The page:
Tucked near the furnace in a small room in his basement, Bill Hunton handcrafts hundreds of clay pipes each year at a small work table, forming clay tubes around dowels and stamping geometric patterns and artistic animals into each one.
Some of his pipes feature abstract representations for zodiac signs, while others have a waspy, flower-like shape that he says represents a human being. Each one is intricately adorned.
After firing the pipes in a kiln in the other room, Hunton cleans them, glazes them and fires them again, before one last wash. The colors come out striking: deep maroons and blues blend together on some, a rainbow mish-mash flows in trippy patterns on others.
Nearby is a much larger workspace where his wife perfects her own artwork and makes some of the stamps he uses to adorn his pipes. She's got the real talent, he explains.
"I call her stuff 'treasures' and my stuff 'trinkets,'" he says with a smile.
Since around 2005, Hunton has worked on making and perfecting his pipes, but it wasn't until more recently, in the last few years, that he actually got into selling them, going to the trouble to get permits and licensing to sell at places like Hempfest and Barter Faire.
Now he makes and sells his wares under the name Cherokee Bill Pipes and Novelties (he's a member of Cherokee Nation) and he hopes to be able to start online sales through a distributor like Amazon in the next couple of years.
His foray into pipe work was nearly accidental: Back when he still used a spinning wheel, he was making a series of bottles when an idea struck him.
"I took the neck and said, 'Now this looks kind of like a peace pipe,'" says Hunton, who says he doesn't personally partake in smoking cannabis but has gotten guidance on how to improve his work from a relative who does.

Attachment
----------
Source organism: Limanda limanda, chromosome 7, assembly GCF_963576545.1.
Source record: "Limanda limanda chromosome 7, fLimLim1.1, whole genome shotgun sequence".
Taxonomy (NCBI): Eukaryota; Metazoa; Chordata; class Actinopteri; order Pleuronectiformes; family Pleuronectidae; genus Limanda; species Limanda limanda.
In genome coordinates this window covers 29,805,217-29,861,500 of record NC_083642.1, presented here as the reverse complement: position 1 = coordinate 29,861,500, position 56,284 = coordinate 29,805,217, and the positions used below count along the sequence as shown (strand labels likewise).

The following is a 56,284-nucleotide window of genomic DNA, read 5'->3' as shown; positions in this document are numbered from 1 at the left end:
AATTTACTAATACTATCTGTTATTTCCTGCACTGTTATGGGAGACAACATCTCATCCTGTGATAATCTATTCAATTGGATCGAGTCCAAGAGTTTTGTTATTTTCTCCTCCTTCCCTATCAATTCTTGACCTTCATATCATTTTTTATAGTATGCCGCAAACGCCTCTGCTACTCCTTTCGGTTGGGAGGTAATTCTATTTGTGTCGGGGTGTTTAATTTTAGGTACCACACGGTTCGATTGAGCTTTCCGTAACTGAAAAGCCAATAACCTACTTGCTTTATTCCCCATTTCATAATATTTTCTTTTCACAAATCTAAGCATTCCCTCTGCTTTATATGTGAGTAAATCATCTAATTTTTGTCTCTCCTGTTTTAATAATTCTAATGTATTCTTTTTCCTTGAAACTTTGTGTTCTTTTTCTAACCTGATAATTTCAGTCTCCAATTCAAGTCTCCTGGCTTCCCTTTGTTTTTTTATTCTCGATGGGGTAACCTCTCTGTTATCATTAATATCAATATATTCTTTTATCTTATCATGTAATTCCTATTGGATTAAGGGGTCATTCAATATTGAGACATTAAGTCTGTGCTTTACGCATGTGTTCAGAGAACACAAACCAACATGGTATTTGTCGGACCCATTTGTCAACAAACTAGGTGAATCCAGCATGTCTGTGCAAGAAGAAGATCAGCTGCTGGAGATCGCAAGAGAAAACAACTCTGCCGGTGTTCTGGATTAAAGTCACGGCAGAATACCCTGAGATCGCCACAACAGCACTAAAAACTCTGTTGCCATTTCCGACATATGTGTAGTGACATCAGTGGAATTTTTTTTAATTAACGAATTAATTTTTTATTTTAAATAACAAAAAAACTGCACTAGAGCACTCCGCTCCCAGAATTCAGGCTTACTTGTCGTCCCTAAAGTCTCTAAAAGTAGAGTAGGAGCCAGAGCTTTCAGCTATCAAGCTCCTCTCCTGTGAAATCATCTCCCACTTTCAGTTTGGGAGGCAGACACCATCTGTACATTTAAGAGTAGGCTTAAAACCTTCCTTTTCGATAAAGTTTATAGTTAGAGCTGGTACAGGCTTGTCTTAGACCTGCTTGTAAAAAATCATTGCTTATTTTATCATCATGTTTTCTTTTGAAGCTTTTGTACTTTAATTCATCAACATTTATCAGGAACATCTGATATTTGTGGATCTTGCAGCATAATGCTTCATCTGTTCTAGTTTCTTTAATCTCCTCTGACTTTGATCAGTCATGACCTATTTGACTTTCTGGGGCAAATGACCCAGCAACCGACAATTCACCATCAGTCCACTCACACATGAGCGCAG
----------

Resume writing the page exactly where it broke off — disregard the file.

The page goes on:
He still makes other trinkets like marbles and dice, but the pipes have become his main focus. One of the main improvements he's made since those early days is the inclusion of two knobs on the bottom of each pipe so it can rest on a table bowl-side up without rolling around.
He also touts the pieces as tough. Although not at all indestructible, they're much less likely to break than some other materials.
"It'll still break on ya, but it's a lot better than glass," he says, taking one of his pipes and hitting it on the edge of a table a dozen or more times to show its strength.
That said, he still has great deference for the artistry of glass workers, and says he loves having competition.
For now, Hunton, born and raised in Spokane, still works full time in a local print shop, so the pipe making is mostly a hobby. In winter he makes hundreds of pipes in his free time, then hauls them to events where he can sell them in the summer. But he'd like to make more out of the work eventually.
"I'd love to be able to retire into doing this," he says. ♦
Those interested in buying one of Bill Hunton's pieces can email him to find out more at firstname.lastname@example.org or check to see if they're in stock at Piece of Mind in Spokane Valley.